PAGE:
For many Americans, the resurgence of mortgage interest rates this fall has once again made the purchase of a home an impossible dream. And there is little relief in sight.

The unpredictable seesaw movement of rates during the past year -- ranging from a low of 11 percent to a record high of 17 percent -- has caused confusion and anger among builders, buyers, lenders and Realtors.

"It's a nightmare," says Ken Kerin, chief economist for the National Association of Realtors. "Some people who qualified for loans a few weeks ago are now out in the cold.

"It's particularly bad if those people signed contracts to sell their homes and then suddenly found they were unqualified to buy a new one because of another interest rate boost. They're literally sitting on moving vans with their furniture and have no place to go."

Current buyers who do have sufficient income to qualify and do find available mortgage money would have to swallow a 14 percent interest rate in most sections of the country. They would pay $710.93 a month in principal and interest to obtain a $60,000, 30-year mortgage. An identical buyer would have paid $571.40 for the same loan in late July, which is $139.53 -- or 24 percent -- less than current conditions dictate.

Three of the sharpest mortgage rate jumps in history have occurred since October 1979, mainly because of the Federal Reserve Board's anti-inflation policies which use tight credit as a tool.

Many people who were ready to buy homes watched helplessly a year ago as rates rose in a matter of weeks to around 14 percent from 11 1/2 percent. The situation was aggravated earlier this year when interest rates shot up again -- this time to an average 17 percent -- in response to adjustments by the financial markets to expectations of continued higher rates of inflation.

Just as swiftly, rates tumbled in June and July -- in some cases back to 11 percent. Housing construction improved markedly and buyers started to shop around, hoping to take advantage of the lower rates.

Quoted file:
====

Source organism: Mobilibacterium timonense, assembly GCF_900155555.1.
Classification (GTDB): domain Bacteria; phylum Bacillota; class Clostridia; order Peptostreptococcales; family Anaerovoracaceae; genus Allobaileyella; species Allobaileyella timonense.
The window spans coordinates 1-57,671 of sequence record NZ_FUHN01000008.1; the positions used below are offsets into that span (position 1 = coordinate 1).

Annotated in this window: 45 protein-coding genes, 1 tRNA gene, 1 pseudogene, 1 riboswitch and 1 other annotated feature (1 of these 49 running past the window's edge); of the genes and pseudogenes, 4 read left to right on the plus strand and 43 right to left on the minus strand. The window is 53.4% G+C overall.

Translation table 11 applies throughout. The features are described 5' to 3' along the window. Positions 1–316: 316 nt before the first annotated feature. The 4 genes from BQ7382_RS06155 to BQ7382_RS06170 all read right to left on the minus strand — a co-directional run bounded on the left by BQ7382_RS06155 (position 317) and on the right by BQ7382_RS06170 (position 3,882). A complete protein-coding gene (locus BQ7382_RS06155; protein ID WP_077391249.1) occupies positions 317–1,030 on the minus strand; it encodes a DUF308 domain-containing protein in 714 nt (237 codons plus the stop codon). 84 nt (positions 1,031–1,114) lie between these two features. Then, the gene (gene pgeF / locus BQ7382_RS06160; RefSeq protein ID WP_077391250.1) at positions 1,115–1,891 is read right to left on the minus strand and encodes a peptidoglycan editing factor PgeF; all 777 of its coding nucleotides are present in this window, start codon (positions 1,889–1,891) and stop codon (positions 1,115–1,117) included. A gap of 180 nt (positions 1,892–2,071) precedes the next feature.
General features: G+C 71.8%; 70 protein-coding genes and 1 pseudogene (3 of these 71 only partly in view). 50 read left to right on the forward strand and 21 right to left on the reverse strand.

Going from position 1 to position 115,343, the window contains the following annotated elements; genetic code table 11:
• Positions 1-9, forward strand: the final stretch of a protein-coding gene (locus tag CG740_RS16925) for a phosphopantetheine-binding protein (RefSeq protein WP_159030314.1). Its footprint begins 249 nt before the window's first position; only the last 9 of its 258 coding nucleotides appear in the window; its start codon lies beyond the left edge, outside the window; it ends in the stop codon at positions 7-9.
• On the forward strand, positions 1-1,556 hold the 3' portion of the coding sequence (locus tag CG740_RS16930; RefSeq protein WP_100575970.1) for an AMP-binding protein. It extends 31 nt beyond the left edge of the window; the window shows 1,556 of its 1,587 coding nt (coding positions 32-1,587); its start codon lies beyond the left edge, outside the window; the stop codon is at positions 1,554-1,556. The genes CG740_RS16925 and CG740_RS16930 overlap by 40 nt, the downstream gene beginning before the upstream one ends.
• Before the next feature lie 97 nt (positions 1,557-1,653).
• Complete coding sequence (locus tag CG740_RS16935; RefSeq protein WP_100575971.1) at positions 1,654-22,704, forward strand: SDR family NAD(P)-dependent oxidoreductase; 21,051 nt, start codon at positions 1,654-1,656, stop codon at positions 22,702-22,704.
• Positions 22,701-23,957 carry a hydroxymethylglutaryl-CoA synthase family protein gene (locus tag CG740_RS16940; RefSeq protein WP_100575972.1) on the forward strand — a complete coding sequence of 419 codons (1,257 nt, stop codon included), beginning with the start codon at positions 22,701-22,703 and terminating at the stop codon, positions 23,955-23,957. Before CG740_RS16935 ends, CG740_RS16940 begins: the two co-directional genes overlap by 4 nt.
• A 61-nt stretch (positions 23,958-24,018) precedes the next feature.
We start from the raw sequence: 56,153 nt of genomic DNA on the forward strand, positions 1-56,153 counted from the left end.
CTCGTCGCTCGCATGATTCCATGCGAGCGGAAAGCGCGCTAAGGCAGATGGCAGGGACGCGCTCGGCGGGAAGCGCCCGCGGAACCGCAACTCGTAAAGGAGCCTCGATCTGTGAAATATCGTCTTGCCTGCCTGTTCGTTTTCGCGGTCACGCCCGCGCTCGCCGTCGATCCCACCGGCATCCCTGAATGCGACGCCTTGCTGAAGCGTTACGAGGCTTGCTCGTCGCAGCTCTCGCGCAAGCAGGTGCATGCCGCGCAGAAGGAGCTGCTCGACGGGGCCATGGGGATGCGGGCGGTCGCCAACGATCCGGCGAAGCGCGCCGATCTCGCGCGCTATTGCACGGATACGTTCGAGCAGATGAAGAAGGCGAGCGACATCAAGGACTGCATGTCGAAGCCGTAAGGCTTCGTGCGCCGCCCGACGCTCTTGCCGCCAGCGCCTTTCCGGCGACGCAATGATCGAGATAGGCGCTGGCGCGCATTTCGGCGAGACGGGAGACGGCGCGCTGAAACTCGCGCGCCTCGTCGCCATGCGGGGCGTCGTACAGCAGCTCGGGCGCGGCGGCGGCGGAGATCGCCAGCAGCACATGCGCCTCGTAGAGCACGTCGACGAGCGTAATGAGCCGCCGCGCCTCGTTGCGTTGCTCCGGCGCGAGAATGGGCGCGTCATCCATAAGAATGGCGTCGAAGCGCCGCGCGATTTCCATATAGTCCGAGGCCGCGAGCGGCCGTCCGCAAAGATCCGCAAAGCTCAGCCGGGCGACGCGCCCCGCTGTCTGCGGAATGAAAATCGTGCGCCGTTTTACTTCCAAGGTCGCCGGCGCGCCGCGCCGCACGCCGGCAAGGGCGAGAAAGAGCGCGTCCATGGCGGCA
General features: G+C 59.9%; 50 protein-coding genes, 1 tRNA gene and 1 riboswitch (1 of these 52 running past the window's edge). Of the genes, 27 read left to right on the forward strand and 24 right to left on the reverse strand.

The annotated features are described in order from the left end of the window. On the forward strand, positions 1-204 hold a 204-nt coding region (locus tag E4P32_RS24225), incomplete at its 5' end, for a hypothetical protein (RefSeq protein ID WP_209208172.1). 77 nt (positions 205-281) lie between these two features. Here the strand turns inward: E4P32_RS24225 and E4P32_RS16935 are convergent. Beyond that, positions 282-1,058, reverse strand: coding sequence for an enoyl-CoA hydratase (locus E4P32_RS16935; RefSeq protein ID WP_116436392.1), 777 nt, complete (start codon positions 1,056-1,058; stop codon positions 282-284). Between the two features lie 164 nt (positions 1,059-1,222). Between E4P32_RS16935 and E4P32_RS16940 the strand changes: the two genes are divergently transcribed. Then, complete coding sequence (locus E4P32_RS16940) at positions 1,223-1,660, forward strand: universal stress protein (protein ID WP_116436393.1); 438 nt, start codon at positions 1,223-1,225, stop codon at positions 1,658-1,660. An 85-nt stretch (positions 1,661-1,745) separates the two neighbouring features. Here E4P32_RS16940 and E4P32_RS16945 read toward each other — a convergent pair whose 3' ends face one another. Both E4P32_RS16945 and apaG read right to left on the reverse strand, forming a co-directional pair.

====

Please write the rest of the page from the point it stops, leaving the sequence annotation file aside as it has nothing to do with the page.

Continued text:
They had to move fast. By the first week in August, rates were moving upward again and potential buyers started to retreat to the sidelines.

"There's definitely a psychological barrier in the 13-14 range," says Roger Graham, loan officer for the Northern Virginia Savings and Loan Association in the suburbs of Washington. "Activity was good in June and July. Now it's virtually nothing."

The movement of interest rates has frustrated builders, whose livelihood depends on willing buyers.

"It's incredible," says Michael Sumichrast, chief economist for the National Association of Home Builders. "We've had three major upward mortgage moves of at least 2 1/2 percentage points in 12 months. Normally, it takes two to five years for one increase of that size."

"We simply must get some stability in the mortgage market," he added Tuesday in a speech at the 1980 convention. "The way things have been this year, there is just no rational way for builders or buyers to make advance plans. You cannot sell homes with 14 percent mortgage rates. It's ridiculous."

He said the latest increase in mortgage rates had "already had an impact on sales."

"The bottom line of all this, in the short range, is less sales, less starts and a pretty cold winter. I'd be a fool to try to tell you you can have a good year when the mortgage rates are 14 percent plus," Sumichrast said.

He said the Federal Reserve Board's changing policies tightening credit and monetary supplies "for us simply spells disaster."

He blamed many of the building industry's problems on the federal budget deficit and out-of-line government spending.

He said the nation paid $30 billion more on interest rates alone on federal debts than it did on building single-family homes last year.

According to Sumichrast, 90 percent of the nation's builders reported "poor" sales last March. That figure improved to 50 percent in May and June. It climbed buack to 63 percent in early September and now is at 80 percent.

Sumichrast says builders have lowered their construction expectations by 132,000 units for this year and by another 150,000 units for 1981 solely because of the latest mortgage rate jump.